Restaurant Manager Humiliates Poor Man, He Teaches Her a Lesson – Subscriber Story
The manager of an exclusive restaurant humiliates a humble-looking man until one of her best customers intervenes.
It was a busy Saturday at one of Boston's most exclusive gourmet restaurants, the Fourchette d'Or, when a slender middle-aged man in a brown suit walked in. The maître d' led him to one of the tables tucked away in a corner of the huge room.
Within minutes, a waiter was by his side, handing him a menu. The Fourchette d'Or prided itself on its service as well as its exquisite cuisine. It also prided itself on its wealthy, sophisticated clientele and Hilary Dorset, the manager, was not impressed by the looks of this new customer.
Hilary walked over to the front desk and spoke to the maître d'. "Why did you let that man in?" she asked, gesturing towards the man in brown who was discussing the wine list with the waiter.
"He had a reservation, Miss. Dorset," the maître d' explained, "a Mr. Gardner."
"I've never heard of him," snapped Hilary. "And he doesn't look like he can afford a hamburger at a truck stop, let alone a meal at the Fourchette d'Or!" She gestured Mr. Gardner's waiter over. "What did that man order?" she asked.
Hilary discovered that worth and wealth are two very different things.
"Ma'am, he ordered the pepper steak, and he asked for French fries instead of the Dauphinoise...," the waiter said.
"And?" Hilary snapped, "what else?"
"Nothing else, Miss Hilary, he said he'd order dessert later," the waiter explained.
"And wine?" Hilary asked.
"Ma'am, he asked for a Château Lafite Rothschild 2002, red," the waiter said.
"And you brought it to him?" Hilary gasped. "That's a $1,200 dollar bottle of wine, you IDIOT! If he can't pay for it, believe me, you will!"
Hilary spun around and marched across the restaurant, returning greetings of some of the Fourchette d'Or's regular patrons. She stopped next to Mr. Gardner's table and looked down at him with distaste.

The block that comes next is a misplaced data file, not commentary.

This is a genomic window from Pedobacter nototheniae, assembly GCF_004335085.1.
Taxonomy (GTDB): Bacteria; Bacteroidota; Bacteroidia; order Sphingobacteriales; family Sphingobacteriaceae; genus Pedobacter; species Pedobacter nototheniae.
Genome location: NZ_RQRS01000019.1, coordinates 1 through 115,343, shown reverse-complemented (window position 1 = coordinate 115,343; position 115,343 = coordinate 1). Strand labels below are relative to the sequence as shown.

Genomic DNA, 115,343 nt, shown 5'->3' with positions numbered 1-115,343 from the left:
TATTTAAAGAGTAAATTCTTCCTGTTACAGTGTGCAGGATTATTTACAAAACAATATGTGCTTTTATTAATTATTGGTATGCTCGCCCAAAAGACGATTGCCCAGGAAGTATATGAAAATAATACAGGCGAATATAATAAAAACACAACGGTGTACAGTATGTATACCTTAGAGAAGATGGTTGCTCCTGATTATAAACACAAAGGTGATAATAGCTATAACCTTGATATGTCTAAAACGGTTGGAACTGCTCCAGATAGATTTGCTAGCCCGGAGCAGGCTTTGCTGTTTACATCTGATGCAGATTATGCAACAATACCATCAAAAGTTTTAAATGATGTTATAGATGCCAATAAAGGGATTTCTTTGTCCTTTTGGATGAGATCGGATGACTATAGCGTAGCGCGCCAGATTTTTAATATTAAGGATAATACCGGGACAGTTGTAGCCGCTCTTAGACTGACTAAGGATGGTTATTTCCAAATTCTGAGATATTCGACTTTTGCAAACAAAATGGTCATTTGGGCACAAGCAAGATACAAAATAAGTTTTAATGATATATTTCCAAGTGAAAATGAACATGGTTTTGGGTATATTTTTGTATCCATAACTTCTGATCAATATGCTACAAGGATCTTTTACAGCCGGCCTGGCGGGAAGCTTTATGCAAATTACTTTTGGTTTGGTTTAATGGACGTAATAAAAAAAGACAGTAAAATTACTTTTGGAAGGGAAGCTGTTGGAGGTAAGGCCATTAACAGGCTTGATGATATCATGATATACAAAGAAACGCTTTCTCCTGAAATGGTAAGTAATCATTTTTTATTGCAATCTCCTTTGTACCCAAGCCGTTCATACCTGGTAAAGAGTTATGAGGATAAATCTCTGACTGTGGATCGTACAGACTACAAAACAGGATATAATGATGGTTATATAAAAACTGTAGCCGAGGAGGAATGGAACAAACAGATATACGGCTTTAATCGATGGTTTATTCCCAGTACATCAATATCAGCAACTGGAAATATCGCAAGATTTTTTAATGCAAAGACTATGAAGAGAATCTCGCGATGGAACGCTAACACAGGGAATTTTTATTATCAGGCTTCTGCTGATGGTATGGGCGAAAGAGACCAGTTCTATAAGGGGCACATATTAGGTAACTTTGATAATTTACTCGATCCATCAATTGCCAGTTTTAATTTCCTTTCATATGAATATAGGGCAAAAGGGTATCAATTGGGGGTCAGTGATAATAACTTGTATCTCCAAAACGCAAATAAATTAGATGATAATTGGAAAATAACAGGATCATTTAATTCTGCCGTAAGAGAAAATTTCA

The man looked even tattier at close range. His disreputable brown suit was shiny at the elbows and frayed at the cuffs, and was of an ancient cut. Hilary doubted that it had been dashing when brand new...
"Mr. Gardner?" she asked.
The man smiled up at her. "Yes!" he said, "I'm Mr. Gardner."
"Sir, did you notice that our menu has no prices?" she asked in a cold voice.
"Yes, I did," said Mr. Gardner. "That's a bit unusual, isn't it?"
"That's because for the patrons of the Fourchette d'Or, money is no object when it comes to the best cuisine in New York City," Hilary said.
"I was told you are the best, and if the food matches the wine, you are the best, and not only in New York!" said Mr. Gardner, toasting Hilary with a glass of the Château Lafite Rothschild 2002.
"So you have no idea how much this is going to cost you? You think you can afford it?" Hilary looked pointedly at Mr. Gardner's clothes. "Because to be honest with you, Mr. Gardner, you look more than a little out of place here!"
Mr. Gardner blushed scarlet and looked very embarrassed. He was about to open his mouth in reply when a loud voice interrupted, "Horace! Horace Gardner, is that you?"
A big man got up from one of the nearby tables and walked over. He greeted Mr. Gardner enthusiastically and shook his hand. "What are you doing here?" he asked, "I thought you were in France somewhere?"
Mr. Gardner got up and greeted the man. Hilary recognized him as one of New York's wealthiest and most influential businessmen. "I'm here to close a deal, David," Mr. Gardner said smiling. "I bought myself a TV station."
"You did?" cried his friend, obviously impressed. "That's great! But where is Karen?"
"Oh, Karen is in Monaco with the grandchildren. And thank God, or she'd be nagging me!"
David grinned. "Karen adores you, and after 30 years of marriage that's something, so don't complain!"
Mr. Gardner smiled ruefully and looked down at his suit. "Yes, but she hates this suit. It's my lucky suit. I wore it when I signed my first deal, and I like to wear it when I start a new project...And this young lady seems to agree with her..."
It was Hilary's turn to flush with embarrassment. "I'm so sorry," she said, "I thought...You didn't look..."
"Young lady," said Mr. Gardner calmly, "I've learned not to judge people by how they look. I bought this suit when I was 23, and it was the most expensive purchase I'd ever made. I was poor, and I made my money the hard way.
"I'm proud of who I am, and I'm very proud of this suit. It's plain, hardworking, and durable -- like me."
Hilary smiled nervously and backed away. She was deeply ashamed of herself and realized that Mr. Gardner was right. She had become the kind of person who judged people by their appearance, not their true worth.
What can we learn from this story?
1. You can't judge a person by their appearance -- Hilary discovered that worth and wealth are two very different things.
2. Don't forget who you are -- Mr. Gardner might have become a billionaire but he never forgot his roots, his values, or how he started out.
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